In the long term (3-5 years) this may be true, but it's the shorter term that I'm worried about. ISPs and Telcos use a variety of anti-free-market tactics to make sure customers can't freely switch to a competitor. These include years-long contracts, refusing to sub-lease bandwidth or share lines, and in the case of Comcast (an honorary Telco in this issue) local cable monopolies. Further, The Telcos won;t announce to their customers that their service is going get worse - it will happen (and be noticed) gradually. Lastly, most ISP customers have their email addresses on the ISP domain. Have you ever had to change your email address? It;s a royal pain.
Telcos will start making tiered service money the minute they start jiggering packet flow, but the customers realizing this and finding alternatives will take a few years - and at the end of those few years the US Internet infrastructure will be in a shambles. The Telco execs behind this scam will be long gone with their ill-gotten stock option gains. Again, think of the 1980s S&L fiasco.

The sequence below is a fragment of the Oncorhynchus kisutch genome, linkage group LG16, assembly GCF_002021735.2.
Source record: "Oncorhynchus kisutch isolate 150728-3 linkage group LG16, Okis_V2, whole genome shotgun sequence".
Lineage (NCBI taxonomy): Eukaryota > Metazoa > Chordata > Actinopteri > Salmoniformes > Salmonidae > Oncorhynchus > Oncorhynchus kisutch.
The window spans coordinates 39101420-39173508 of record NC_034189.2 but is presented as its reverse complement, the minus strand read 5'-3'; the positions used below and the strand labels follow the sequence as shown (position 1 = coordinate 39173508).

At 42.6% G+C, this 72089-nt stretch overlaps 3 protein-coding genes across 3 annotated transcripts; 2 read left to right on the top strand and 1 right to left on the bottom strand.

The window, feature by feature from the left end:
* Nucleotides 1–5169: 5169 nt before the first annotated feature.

7) "Deregulation won't kill the Internet"
Probably true, but it could make it slower & costlier - for everyone. Each Telco is just one step in a packet's journey. My packets start on a laptop operating system, travel over a local DSL line to my ISP, who sends them toward their destination in the most expedient way, which may involve Telcos. At the other end packets again pass through ISP, WAN, one last router, and finally the receivers OS.